Judges affirm decision in familial dispute over insurance funds

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When Nathaniel Kappel died, it led to a dispute in the family as to who is entitled to insurance payouts on policies that Nathaniel Kappel and his brother William took out on each other in 1996. The Court of Appeals agreed with the probate court that Nathaniel Kappel’s estate is not entitled to funds from either man’s policy.

Nathaniel and William Kappel farmed together and created an agreement in 1973 that spelled out the terms of their partnership and the value of the partnership. Both men took out an insurance policy on the other valued at $50,000 in the event of one’s death. In 1996, the two took out $750,000 insurance policies on the other, but did not add those policies into the original agreement.

Nathaniel Kappel died in March 2004. The estate sought to recover the $750,000 paid on the State Life policy insuring Nathaniel Kappel’s life. Those efforts failed, so the estate filed a petition to marshal assets. William Kappel, along with his wife, Judith, and son, Mark, filed various claims against the estate. The estate countersued claiming conversion of the First Colony policy funds Nathaniel Kappel took out on William Kappel.

The probate court denied the estate recovery of the insurance proceeds, ordered William and Mark Kappel to withdraw their claims, and denied William and Judith Kappel's complaint for contribution as to a mortgage and taxes on the brothers’ farmland filed by the father and son.

In In the Matter of the Estate of Nathaniel Kappel v. William Kappel, Judith Kappel, and Mark Kappel, 32A01-1111-ES-526, the Court of Appeals affirmed that the $750,000 proceeds from the State Life policy are not property of the estate. The estate claimed pursuant to the 1973 agreement that money was to go to the estate, and William Kappel’s failure to pay it was a breach of contract and conversion.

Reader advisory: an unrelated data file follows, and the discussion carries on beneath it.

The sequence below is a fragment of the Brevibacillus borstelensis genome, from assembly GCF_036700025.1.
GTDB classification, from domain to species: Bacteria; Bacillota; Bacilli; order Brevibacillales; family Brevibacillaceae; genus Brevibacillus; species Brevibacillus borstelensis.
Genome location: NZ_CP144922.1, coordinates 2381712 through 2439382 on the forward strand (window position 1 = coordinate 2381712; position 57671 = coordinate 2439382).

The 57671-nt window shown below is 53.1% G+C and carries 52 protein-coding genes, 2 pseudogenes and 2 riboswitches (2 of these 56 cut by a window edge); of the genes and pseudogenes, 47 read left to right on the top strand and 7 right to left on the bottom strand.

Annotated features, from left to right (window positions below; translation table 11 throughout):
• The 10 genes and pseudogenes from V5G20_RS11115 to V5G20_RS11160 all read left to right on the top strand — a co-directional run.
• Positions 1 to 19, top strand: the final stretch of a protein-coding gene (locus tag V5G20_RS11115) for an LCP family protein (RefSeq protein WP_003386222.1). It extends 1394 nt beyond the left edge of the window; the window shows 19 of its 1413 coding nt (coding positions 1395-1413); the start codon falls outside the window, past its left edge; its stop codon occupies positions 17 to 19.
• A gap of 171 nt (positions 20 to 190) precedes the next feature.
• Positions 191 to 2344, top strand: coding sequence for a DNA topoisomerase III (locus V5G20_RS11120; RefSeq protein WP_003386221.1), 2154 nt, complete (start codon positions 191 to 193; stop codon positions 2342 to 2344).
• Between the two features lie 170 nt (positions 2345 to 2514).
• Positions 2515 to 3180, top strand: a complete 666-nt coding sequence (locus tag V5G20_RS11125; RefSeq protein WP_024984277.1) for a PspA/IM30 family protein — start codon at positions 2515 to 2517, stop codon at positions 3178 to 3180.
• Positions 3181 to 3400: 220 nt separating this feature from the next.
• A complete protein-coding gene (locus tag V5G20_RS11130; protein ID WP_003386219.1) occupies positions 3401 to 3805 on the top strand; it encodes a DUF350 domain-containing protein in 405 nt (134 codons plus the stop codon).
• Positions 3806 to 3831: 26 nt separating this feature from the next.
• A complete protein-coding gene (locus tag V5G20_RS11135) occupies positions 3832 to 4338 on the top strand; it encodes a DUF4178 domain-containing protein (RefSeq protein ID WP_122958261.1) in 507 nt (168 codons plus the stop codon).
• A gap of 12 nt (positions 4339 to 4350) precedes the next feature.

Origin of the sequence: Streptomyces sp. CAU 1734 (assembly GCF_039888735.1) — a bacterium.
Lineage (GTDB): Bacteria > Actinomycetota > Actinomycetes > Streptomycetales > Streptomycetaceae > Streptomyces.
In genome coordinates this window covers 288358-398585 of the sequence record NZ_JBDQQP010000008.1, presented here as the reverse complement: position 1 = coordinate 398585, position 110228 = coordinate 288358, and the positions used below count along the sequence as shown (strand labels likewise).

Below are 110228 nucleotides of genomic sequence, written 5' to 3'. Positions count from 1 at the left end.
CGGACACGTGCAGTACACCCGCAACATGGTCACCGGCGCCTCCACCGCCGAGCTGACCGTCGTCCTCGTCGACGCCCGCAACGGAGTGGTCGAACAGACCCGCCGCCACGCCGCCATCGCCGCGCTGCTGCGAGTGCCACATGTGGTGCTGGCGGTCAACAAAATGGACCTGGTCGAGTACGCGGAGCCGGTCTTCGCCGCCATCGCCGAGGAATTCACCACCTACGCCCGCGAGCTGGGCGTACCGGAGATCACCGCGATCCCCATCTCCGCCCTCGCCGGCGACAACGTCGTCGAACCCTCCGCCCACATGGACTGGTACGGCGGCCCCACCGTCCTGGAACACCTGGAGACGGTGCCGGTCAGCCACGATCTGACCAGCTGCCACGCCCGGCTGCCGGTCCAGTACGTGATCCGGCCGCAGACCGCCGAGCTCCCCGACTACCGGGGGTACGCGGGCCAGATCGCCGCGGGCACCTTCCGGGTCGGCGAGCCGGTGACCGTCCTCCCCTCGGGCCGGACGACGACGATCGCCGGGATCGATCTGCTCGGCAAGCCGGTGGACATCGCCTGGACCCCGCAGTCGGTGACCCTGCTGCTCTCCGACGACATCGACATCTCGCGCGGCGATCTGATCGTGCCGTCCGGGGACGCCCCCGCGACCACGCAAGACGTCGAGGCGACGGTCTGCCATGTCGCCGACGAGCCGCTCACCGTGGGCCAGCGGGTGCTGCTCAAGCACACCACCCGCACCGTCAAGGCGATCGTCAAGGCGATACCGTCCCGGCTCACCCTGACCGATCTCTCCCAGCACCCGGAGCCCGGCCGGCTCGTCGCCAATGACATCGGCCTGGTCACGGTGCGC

The probate court found the 1973 agreement was abandoned because the brothers welcomed a third party into the farming operation and did not annually update the partnership valuation as contemplated by the agreement. The Court of Appeals ruled that the estate couldn’t establish the probate court’s decision was a clear error.

There was also no error in the decision finding that William and Judith Kappel did not convert the proceeds of the First Colony policy. The evidence showed that Nathaniel Kappel applied to liquidate the policy on his brother’s life and that money was deposited into the farm’s account to address the mounting losses of the partnership. There was a question as to the validity of the signature on the insurance check.

The COA also denied the estate’s request to remand the matter for a jury trial and affirmed the decision by the probate court to deny attorney fees to William, Judith and Mark Kappel. There’s no evidence to show the estate pursued the litigation in bad faith.



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  1. If a class action suit or other manner of retribution is possible, count me in. I have email and voicemail from the man. He colluded with opposing counsel, I am certain. My case was damaged so severely it nearly lost me everything and I am still paying dearly.